Tips to Stay Current with Estimated Tax Payments

Estimated tax payments are required on income that is not subject to withholding. The most common types of income that results in estimated tax are earnings from self-employment, interest, dividends, alimony, and rental income. Here are some basic tips related to estimated tax obligations.

Calculate your estimated tax payments
Many taxpayers have difficulty predicting what their actual income from self-employment and other sources (rental properties, investments, etc.) will be from year to year. Form 1040-ES is the form that is used to calculate required estimated tax payments. Use this form to calculate estimated taxes. Unless you anticipate significant changes in income, it is generally a good idea to make estimated tax payments based on 100% of the previous year’s tax liability. By choosing this option you will simply divide the total amount of tax you paid in 2008 by 4. There is an exception to this rule if your 2008 income was $150,000 or greater. Rather than being able to base estimated payments on 100% of last year’s total tax, higher income taxpayers are required to base payments upon 110% of last year’s total tax.

Review your income tax plan regularly
Staying current with estimated tax payments requires a plan. Review your actual income and tax payments on a regular basis if you are subject to estimated taxes. This is especially important if you anticipate significant fluctuations in your income. A little planning can avoid significant headaches and surprises when the next tax filing deadline arrives. In my professional experience I have seen many tax problems arise as a result of the lack of planning.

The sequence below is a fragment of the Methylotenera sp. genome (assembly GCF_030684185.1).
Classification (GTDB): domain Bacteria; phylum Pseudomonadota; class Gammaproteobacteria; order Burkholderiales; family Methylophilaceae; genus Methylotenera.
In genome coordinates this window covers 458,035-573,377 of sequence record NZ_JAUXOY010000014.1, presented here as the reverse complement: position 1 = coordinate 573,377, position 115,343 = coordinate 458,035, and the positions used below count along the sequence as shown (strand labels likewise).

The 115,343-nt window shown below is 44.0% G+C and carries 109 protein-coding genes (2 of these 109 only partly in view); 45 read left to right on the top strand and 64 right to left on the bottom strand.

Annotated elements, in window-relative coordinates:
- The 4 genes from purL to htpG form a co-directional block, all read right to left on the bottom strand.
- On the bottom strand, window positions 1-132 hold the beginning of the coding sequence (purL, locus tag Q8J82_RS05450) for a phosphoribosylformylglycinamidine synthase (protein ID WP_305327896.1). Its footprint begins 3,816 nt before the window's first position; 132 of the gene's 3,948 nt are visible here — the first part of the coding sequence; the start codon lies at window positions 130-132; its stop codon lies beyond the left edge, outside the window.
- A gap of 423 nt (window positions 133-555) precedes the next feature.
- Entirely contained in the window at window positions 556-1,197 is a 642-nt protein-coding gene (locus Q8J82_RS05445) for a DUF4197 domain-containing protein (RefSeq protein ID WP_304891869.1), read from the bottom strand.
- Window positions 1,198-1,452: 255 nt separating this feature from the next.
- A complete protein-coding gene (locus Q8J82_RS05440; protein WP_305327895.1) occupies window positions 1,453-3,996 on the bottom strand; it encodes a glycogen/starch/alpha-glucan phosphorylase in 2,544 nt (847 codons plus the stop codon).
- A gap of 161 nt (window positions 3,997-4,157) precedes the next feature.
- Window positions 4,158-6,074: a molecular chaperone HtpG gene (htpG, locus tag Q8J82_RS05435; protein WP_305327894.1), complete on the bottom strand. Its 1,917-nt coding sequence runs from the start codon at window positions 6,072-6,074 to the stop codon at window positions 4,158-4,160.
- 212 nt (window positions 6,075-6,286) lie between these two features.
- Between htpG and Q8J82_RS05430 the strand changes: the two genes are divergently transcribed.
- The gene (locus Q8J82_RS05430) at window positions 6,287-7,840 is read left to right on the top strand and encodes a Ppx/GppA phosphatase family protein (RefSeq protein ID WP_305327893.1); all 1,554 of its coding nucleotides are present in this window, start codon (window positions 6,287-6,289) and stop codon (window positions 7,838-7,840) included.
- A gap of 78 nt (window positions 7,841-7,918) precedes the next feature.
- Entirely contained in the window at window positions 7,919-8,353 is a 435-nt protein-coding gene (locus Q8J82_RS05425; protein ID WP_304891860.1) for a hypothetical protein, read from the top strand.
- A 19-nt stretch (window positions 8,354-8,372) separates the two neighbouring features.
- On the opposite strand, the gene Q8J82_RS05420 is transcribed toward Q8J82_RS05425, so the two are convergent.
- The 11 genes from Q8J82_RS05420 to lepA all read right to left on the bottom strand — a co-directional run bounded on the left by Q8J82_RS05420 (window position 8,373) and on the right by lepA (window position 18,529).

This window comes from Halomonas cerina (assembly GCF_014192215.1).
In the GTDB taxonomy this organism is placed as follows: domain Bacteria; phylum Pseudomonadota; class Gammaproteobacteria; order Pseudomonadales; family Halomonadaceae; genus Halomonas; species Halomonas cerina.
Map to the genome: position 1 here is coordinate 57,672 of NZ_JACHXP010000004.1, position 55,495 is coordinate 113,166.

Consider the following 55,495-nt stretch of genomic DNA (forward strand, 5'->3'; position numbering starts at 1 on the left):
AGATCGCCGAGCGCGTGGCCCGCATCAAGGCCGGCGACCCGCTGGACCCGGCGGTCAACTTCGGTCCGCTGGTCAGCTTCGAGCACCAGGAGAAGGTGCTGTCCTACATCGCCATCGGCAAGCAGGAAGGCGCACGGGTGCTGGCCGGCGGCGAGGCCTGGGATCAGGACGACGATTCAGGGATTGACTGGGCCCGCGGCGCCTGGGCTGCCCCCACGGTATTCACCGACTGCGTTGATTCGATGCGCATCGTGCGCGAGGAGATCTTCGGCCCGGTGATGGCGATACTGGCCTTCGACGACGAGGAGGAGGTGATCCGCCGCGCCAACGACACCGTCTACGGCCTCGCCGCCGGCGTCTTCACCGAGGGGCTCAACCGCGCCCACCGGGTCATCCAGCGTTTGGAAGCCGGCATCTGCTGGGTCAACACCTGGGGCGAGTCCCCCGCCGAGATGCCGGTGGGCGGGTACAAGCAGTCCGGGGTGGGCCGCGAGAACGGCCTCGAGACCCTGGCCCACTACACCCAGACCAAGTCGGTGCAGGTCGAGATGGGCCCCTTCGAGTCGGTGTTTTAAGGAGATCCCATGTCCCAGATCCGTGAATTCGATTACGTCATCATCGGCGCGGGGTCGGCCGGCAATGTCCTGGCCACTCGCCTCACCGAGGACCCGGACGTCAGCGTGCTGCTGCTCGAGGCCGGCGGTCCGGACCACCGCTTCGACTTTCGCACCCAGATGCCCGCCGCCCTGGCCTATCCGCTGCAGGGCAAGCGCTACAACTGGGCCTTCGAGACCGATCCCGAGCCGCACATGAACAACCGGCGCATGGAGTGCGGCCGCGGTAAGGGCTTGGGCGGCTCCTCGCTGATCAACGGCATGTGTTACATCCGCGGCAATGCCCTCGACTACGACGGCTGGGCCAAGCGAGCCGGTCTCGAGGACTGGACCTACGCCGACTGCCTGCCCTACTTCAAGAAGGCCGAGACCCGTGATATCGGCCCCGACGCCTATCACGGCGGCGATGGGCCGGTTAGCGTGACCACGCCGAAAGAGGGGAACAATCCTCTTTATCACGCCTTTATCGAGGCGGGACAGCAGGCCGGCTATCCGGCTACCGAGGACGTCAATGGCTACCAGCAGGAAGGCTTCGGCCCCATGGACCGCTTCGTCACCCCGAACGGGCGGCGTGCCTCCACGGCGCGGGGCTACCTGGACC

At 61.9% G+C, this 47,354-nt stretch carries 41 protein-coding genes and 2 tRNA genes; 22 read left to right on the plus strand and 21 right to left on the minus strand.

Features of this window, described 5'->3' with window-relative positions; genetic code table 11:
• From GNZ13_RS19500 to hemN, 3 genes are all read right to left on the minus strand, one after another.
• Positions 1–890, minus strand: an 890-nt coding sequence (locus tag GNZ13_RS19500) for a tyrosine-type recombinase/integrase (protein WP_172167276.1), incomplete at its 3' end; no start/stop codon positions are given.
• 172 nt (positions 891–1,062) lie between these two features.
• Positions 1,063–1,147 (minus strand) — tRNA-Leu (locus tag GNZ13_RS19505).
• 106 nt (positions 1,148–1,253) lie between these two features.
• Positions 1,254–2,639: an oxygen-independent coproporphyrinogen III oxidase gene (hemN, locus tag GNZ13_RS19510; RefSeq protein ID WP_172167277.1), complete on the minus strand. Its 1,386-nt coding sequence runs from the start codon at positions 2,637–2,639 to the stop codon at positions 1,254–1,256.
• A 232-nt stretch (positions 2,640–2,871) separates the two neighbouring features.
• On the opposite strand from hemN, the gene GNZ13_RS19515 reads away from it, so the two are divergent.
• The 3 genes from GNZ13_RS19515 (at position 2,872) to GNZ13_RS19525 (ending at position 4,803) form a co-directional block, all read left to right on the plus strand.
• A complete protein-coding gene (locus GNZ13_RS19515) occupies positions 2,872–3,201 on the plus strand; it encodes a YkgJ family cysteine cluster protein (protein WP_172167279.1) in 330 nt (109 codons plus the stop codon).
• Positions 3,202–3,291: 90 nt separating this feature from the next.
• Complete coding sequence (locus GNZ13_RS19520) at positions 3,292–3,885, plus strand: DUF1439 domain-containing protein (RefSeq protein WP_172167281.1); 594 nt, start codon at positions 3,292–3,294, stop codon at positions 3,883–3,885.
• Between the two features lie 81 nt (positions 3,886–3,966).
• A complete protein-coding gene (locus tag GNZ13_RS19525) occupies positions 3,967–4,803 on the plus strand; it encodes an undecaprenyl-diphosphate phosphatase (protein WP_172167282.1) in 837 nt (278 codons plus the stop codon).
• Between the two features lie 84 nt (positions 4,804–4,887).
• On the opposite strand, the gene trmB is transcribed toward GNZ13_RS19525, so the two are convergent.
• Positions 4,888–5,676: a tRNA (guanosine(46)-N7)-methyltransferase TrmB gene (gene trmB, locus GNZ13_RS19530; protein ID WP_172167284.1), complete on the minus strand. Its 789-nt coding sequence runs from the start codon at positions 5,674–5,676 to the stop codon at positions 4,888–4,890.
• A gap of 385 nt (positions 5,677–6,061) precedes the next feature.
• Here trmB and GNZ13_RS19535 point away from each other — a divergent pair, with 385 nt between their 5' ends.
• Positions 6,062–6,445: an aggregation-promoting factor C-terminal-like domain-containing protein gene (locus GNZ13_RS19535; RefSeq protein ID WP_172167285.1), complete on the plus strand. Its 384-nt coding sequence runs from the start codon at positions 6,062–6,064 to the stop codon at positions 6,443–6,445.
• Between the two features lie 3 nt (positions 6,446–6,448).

Avoid estimated tax penalties
A penalty may be applied if you do not pay enough estimated tax for the year. Estimated tax penalties may also apply if you do not make payments on time or in the correct amount. The Internal Revenue Service recently announced that interest rates for the calendar quarter beginning July 1, 2009, would remain the same. The rate for underpayment of taxes is currently 4 percent. The best way to avoid estimated tax penalties is to consistently track income and tax payments throughout the year. While this rate is currently rather low, any penalties that can be avoided will put more money in your pocket and eliminate unnecessary penalty payments to the IRS.

Plan ahead for events that may result in an estimated tax
Be prepared if you have an unexpected event occur (e.g., loss of job, divorce, early retirement, family emergency, major purchase) that requires a taxable distribution from a retirement plan or other investments that are subject to taxes. Taxpayers are frequently overwhelmed with dual focus on meeting cash flow needs and satisfying tax obligations. During uncertain economic times or when faced with a cash flow crisis, it can be very tempting to ignore basic tax obligations. Proper income tax planning can help prevent problems during both good times and bad financial times. Any potential tax event should be discussed with your tax advisor or financial planner.

Stay current with your payments